A recent study on the impact of imported flowers market on the carbon footprint of our planet revealed shocking results.Â The bunch of flowers that you pick from your retail mart every weekend is your source for brightening up your living room for the rest of the week.Â But did you ever realize that this seemingly innocent act of yours could be harming our planet in a big way?
Yes, to the surprise of most people, buying imported flowers has been shown to leave a great deal of carbon footprint on our planet. The annual spend on imported cut flowers in UK are currently pegged at Â£1.7 billion. Let us have closer look at how it is impacting our planet.
Imported Flowers Can Cause Drought Elsewhere
The increased demand for roses has led to the growth of floriculture as a profession in Kenya. Roses are grown here and imported to European countries. This improves their economy and employs hundreds of farm workers. Large tracts of forest and grassland are converted to plant roses that have aggravated the already existing drought problem. A similar situation is seen in Central America where farm workers suffer from severe health conditions due to over exposure to pesticides to protect the flowering plants.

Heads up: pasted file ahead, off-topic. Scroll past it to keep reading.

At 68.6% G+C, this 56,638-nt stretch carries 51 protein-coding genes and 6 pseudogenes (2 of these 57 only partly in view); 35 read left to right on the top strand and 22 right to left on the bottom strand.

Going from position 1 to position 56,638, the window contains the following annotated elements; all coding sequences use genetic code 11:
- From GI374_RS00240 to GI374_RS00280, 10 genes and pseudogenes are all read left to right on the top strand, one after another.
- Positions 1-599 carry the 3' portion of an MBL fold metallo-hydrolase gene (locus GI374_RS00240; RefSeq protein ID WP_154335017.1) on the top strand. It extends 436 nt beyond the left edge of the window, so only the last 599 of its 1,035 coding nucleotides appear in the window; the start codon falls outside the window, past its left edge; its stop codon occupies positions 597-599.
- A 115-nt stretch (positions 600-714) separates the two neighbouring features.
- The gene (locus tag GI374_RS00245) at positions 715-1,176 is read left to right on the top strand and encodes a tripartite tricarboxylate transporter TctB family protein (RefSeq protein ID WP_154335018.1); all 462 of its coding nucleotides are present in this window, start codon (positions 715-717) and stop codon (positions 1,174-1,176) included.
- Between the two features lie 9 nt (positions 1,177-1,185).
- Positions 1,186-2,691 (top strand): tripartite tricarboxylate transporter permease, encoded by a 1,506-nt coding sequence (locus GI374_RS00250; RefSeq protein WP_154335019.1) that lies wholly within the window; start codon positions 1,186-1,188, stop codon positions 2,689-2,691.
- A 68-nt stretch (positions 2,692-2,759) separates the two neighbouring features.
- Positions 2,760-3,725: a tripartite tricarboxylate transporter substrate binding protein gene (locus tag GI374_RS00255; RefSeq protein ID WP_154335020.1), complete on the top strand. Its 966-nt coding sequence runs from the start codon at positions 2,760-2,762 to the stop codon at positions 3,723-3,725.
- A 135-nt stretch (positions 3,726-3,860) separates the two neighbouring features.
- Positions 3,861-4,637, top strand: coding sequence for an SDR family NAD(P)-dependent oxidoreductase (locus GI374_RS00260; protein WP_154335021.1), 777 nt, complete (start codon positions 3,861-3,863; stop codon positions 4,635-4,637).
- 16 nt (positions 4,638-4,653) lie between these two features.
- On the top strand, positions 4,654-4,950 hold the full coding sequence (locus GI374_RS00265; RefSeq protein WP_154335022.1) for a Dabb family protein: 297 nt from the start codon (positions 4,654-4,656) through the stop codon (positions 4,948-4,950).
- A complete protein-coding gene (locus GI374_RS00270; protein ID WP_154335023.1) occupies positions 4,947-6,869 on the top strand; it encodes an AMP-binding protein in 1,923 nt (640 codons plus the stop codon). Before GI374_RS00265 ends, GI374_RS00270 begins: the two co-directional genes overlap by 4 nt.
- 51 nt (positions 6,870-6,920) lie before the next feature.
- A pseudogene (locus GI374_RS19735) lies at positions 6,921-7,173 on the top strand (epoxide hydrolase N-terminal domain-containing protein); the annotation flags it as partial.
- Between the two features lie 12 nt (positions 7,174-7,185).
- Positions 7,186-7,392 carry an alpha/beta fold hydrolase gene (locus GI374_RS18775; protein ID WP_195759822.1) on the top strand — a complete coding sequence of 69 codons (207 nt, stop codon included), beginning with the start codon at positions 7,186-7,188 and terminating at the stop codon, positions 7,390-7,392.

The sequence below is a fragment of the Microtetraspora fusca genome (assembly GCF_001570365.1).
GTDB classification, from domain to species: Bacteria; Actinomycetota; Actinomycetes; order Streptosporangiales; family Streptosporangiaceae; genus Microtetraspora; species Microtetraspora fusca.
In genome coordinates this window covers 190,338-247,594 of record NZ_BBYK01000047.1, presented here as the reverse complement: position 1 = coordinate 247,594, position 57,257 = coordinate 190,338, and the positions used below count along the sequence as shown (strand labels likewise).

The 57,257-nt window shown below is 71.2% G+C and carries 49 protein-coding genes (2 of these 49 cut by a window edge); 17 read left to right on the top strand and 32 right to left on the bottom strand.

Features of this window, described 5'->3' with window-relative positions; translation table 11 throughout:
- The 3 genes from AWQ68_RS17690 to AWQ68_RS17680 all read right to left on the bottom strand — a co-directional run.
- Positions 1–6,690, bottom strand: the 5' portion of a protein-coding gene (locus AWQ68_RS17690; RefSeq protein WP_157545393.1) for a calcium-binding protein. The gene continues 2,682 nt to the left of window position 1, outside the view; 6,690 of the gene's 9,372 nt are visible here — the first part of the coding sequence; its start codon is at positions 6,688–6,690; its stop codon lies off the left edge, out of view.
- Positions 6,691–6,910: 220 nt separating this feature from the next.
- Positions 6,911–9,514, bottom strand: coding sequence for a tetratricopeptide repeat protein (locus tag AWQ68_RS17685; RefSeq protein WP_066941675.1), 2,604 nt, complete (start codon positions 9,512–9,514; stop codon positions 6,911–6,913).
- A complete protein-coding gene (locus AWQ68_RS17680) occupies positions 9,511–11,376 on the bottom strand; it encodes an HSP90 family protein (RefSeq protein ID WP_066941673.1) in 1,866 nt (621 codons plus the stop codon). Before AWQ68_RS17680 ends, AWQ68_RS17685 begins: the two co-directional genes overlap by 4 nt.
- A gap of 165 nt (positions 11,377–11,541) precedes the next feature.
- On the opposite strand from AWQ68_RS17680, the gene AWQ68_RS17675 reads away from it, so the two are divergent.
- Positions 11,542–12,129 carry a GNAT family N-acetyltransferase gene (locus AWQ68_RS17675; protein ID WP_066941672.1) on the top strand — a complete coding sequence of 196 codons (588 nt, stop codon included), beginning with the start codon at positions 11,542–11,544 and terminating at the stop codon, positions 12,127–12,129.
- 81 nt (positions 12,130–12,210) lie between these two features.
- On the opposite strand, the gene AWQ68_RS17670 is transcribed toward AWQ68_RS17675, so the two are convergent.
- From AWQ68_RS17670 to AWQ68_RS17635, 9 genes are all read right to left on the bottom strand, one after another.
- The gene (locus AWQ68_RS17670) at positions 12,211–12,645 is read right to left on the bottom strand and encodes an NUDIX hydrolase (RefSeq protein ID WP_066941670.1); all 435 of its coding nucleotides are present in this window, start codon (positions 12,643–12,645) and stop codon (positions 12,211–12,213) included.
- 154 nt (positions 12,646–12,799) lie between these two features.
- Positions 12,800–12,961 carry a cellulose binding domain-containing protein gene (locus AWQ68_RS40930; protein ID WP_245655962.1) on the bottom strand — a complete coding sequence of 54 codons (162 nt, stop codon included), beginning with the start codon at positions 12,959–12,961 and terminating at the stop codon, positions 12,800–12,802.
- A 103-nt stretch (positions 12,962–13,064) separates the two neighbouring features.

How It Impacts Carbon Footprint
Out-of-season flowers come from the greenhouses that utilize a lot of power and pesticides to keep the plants healthy and flowering. The blooms are then packed and maintained that way in cold containers and finally transported all the way to the destination country by flights. All this adds up to burning a lot of fossil fuel, directly or indirectly.
How Can We Stop This?
Demand feeds supply. If as responsible people, we stop buying these outlandish flowers, we would be doing our planet a great favor. Make it a point to buy only seasonal flowers that grow in and around your own region. Better still, indulge in gardening as a leisure activity and grow seasonal flowers in your own backyard. Doing so will not only encourage local farmers, but also improve local economy. Also you would be helping propagate and prevent the extinction of indigenous species of flora and fauna.
One should think globally and act locally. Buying local produce not only reduces the carbon footprint, but also keeps local economy bright.